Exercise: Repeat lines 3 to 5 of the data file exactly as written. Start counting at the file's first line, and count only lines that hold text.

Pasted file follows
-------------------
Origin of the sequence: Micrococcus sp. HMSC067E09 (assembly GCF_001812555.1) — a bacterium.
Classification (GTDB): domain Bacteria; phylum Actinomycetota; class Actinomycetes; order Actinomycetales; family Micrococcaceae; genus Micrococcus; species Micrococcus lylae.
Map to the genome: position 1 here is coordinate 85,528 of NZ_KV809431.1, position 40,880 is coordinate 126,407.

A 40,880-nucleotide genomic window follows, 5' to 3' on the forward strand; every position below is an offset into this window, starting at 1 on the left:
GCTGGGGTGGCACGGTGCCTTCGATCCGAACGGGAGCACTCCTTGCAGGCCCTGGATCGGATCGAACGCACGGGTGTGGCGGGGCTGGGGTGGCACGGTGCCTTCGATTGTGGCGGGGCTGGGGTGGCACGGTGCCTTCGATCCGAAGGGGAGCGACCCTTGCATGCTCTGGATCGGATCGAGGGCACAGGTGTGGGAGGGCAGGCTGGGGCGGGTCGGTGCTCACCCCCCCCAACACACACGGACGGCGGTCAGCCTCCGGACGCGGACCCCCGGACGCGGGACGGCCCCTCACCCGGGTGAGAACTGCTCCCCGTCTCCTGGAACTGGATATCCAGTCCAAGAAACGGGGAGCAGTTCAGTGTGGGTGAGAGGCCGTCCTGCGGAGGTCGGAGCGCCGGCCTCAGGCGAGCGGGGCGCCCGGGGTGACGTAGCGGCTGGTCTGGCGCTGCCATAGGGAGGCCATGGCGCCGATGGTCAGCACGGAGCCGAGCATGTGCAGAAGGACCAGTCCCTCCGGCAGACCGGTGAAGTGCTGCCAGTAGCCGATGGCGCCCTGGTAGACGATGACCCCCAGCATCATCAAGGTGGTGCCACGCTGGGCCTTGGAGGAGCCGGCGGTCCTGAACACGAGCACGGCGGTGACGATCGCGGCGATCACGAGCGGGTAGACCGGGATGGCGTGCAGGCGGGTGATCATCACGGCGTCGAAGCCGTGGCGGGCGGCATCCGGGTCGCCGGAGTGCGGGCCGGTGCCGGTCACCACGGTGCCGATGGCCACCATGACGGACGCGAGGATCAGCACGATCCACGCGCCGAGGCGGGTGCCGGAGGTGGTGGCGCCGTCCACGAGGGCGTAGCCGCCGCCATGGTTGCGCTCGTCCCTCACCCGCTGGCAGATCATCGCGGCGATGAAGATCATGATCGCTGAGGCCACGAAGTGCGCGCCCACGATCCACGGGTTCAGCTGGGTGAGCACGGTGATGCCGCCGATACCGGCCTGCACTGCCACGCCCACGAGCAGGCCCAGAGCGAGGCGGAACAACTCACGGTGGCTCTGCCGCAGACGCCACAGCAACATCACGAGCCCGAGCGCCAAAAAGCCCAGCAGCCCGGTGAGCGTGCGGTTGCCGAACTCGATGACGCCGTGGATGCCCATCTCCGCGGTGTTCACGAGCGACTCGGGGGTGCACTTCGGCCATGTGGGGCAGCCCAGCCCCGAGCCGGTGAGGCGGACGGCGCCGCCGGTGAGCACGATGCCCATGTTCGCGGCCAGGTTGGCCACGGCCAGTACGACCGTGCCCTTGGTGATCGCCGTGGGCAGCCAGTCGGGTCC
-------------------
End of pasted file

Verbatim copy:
Map to the genome: position 1 here is coordinate 85,528 of NZ_KV809431.1, position 40,880 is coordinate 126,407.

A 40,880-nucleotide genomic window follows, 5' to 3' on the forward strand; every position below is an offset into this window, starting at 1 on the left:
GCTGGGGTGGCACGGTGCCTTCGATCCGAACGGGAGCACTCCTTGCAGGCCCTGGATCGGATCGAACGCACGGGTGTGGCGGGGCTGGGGTGGCACGGTGCCTTCGATTGTGGCGGGGCTGGGGTGGCACGGTGCCTTCGATCCGAAGGGGAGCGACCCTTGCATGCTCTGGATCGGATCGAGGGCACAGGTGTGGGAGGGCAGGCTGGGGCGGGTCGGTGCTCACCCCCCCCAACACACACGGACGGCGGTCAGCCTCCGGACGCGGACCCCCGGACGCGGGACGGCCCCTCACCCGGGTGAGAACTGCTCCCCGTCTCCTGGAACTGGATATCCAGTCCAAGAAACGGGGAGCAGTTCAGTGTGGGTGAGAGGCCGTCCTGCGGAGGTCGGAGCGCCGGCCTCAGGCGAGCGGGGCGCCCGGGGTGACGTAGCGGCTGGTCTGGCGCTGCCATAGGGAGGCCATGGCGCCGATGGTCAGCACGGAGCCGAGCATGTGCAGAAGGACCAGTCCCTCCGGCAGACCGGTGAAGTGCTGCCAGTAGCCGATGGCGCCCTGGTAGACGATGACCCCCAGCATCATCAAGGTGGTGCCACGCTGGGCCTTGGAGGAGCCGGCGGTCCTGAACACGAGCACGGCGGTGACGATCGCGGCGATCACGAGCGGGTAGACCGGGATGGCGTGCAGGCGGGTGATCATCACGGCGTCGAAGCCGTGGCGGGCGGCATCCGGGTCGCCGGAGTGCGGGCCGGTGCCGGTCACCACGGTGCCGATGGCCACCATGACGGACGCGAGGATCAGCACGATCCACGCGCCGAGGCGGGTGCCGGAGGTGGTGGCGCCGTCCACGAGGGCGTAGCCGCCGCCATGGTTGCGCTCGTCCCTCACCCGCTGGCAGATCATCGCGGCGATGAAGATCATGATCGCTGAGGCCACGAAGTGCGCGCCCACGATCCACGGGTTCAGCTGGGTGAGCACGGTGATGCCGCCGATACCGGCCTGCACTGCCACGCCCACGAGCAGGCCCAGAGCGAGGCGGAACAACTCACGGTGGCTCTGCCGCAGACGCCACAGCAACATCACGAGCCCGAGCGCCAAAAAGCCCAGCAGCCCGGTGAGCGTGCGGTTGCCGAACTCGATGACGCCGTGGATGCCCATCTCCGCGGTGTTCACGAGCGACTCGGGGGTGCACTTCGGCCATGTGGGGCAGCCCAGCCCCGAGCCGGTGAGGCGGACGGCGCCGCCGGTGAGCACGATGCCCATGTTCGCGGCCAGGTTGGCCACGGCCAGTACGACCGTGCCCTTGGTGATCGCCGTGGGCAGCCAGTCGGGTCC